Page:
Given Rep. Liz Cheney's (R-Wy.) latest remarks that former President Donald Trump should not have a future role in the Republican Party "or the country," House Freedom Caucus Chairman Rep. Andy Biggs (R-Ariz.) said Cheney "should step down" as chair of the House Republican Conference.
In addition, House Freedom Caucus member Rep. Chip Roy (R-Texas) said Cheney has "forfeited her right to be chair of the Republican Caucus," reported Fox News today.
At a press conference on Wednesday, House Minority Leader Kevin McCarthy (R-Calif.) was asked whether he believed Trump should speak at the Conservative Political Action Conference (CPAC), now underway in Orlando, Fla.
McCarthy said, "Yes, he should." (Trump is scheduled to speak on Sunday evening.)
However, then Rep. Cheney, at the press conference, said, "That’s up to CPAC. I've been clear about my views of President Trump and the extent to which, following Jan. 6., I don't believe that he should be playing a role in the future of the party or the country."
In response, Rep. Roy said today, "Yesterday, Liz [Cheney] forfeited her right to be chair of the Republican conference. You cannot stand up and make a statement that is so completely out of step with the Republican conference."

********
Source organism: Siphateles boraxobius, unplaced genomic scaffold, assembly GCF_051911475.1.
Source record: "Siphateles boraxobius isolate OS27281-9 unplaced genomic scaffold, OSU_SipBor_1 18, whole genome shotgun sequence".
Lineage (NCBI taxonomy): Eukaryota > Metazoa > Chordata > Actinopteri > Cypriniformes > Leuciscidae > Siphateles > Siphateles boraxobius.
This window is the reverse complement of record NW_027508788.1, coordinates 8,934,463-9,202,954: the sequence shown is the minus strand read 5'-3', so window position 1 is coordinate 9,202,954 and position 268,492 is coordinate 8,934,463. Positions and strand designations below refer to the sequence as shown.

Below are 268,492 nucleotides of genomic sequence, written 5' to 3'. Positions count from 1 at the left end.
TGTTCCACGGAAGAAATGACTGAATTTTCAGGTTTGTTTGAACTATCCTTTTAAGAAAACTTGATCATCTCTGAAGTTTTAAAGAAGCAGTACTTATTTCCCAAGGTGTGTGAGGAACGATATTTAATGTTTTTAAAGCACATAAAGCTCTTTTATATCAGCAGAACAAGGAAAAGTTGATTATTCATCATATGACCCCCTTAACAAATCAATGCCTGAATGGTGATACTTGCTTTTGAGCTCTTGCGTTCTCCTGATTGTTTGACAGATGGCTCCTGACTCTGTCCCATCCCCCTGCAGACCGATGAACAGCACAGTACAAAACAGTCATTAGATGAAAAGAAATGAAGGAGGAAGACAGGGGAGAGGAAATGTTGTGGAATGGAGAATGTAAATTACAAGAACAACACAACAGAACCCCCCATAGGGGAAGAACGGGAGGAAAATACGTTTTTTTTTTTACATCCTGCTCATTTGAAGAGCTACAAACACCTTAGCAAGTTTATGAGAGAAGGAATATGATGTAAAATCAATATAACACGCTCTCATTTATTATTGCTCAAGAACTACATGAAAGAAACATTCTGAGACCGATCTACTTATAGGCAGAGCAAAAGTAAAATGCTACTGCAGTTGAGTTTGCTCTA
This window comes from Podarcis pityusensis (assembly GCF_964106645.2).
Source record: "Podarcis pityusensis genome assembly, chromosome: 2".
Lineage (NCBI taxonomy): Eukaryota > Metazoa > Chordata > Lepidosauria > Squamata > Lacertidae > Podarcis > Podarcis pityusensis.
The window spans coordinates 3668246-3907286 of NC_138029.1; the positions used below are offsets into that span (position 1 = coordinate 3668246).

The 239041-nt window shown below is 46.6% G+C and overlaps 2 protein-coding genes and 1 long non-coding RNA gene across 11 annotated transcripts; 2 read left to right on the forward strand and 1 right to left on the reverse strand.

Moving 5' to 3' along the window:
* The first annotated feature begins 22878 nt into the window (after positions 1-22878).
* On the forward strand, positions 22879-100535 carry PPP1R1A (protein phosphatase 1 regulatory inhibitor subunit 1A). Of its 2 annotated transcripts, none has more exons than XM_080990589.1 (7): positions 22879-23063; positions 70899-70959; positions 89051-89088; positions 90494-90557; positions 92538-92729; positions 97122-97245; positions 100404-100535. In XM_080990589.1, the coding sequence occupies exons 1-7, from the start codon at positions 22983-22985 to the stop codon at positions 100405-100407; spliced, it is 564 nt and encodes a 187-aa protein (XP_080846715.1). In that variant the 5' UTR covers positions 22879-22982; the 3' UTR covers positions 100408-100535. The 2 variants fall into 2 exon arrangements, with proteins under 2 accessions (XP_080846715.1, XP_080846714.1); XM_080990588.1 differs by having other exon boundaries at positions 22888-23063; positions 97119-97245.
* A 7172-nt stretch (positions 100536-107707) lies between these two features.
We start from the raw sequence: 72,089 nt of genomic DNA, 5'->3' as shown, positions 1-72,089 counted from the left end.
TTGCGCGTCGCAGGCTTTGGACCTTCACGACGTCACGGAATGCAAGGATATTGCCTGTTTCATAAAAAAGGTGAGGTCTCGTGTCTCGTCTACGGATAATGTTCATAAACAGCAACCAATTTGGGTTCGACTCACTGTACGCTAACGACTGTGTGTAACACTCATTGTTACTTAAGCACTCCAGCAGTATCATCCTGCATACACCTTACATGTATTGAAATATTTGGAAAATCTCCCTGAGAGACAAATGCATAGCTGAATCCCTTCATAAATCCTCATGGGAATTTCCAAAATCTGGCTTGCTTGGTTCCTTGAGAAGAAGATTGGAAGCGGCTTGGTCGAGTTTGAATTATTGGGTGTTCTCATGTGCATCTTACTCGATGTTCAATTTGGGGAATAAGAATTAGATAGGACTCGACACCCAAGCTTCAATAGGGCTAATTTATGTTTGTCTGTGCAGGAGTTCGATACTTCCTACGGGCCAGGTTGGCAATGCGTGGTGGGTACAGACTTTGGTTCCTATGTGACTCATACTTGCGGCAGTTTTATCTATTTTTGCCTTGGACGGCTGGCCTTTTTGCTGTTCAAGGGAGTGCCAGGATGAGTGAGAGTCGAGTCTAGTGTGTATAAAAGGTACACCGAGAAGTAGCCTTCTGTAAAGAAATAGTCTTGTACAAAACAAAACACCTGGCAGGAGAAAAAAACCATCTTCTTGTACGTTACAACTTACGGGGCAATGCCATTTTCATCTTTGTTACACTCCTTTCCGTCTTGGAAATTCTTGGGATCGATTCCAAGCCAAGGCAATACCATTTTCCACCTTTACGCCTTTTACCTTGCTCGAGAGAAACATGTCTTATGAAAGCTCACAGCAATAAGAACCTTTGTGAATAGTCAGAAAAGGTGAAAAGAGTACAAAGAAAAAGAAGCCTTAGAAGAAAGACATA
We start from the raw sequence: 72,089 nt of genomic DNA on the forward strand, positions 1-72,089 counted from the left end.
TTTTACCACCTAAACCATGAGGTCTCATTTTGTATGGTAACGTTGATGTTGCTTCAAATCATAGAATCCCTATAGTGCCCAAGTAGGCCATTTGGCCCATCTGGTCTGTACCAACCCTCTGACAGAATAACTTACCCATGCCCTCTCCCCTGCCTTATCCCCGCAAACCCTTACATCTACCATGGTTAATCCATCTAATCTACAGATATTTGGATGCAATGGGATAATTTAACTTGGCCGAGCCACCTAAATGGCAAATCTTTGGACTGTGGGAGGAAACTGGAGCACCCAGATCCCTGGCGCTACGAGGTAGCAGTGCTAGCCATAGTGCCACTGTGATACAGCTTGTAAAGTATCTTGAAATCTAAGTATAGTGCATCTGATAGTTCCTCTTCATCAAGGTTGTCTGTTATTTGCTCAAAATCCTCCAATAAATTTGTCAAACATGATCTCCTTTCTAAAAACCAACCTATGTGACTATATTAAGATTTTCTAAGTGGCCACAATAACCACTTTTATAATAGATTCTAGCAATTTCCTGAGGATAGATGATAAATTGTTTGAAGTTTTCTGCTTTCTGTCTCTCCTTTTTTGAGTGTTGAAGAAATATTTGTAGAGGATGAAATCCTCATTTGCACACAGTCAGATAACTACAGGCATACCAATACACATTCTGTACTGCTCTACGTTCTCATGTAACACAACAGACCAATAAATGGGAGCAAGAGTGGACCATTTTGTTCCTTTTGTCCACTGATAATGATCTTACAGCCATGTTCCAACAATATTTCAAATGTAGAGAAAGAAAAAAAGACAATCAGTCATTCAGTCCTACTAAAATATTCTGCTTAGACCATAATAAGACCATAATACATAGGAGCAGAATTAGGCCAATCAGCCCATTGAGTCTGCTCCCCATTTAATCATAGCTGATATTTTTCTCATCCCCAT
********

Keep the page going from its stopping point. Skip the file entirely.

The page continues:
Rep. Biggs also said that Cheney's remarks were "outrageous," and added that he does not believe "she is able to carry out" her duties as House Conference Chair, reported Fox News.
"I also think she is absolutely devoid of any kind of political reading of what's going on in the party," said Biggs. "If she any sense of shame, she would step down."
Cheney joined with the House Democrats and voted to impeach President Trump in January. (Trump was acquitted by the Senate.)
On Feb. 6, the Wyoming Republican Party voted overwhelmingly (56-8) to censure Cheney because of her impeachment vote against Trump, stating that she had "violated the trust of her voters ... and neglected her duty to represent the party and the will of the people who elected her to represent them."
The Wyoming GOP also said, "No evidence exists that President Trump has ever called for a violent response to political opposition. Where in comparison, Representative Cheney's new political allies on the left have continually called for violent uprisings and destruction of both personal and public property, to include raising bail money for the insurrectionists."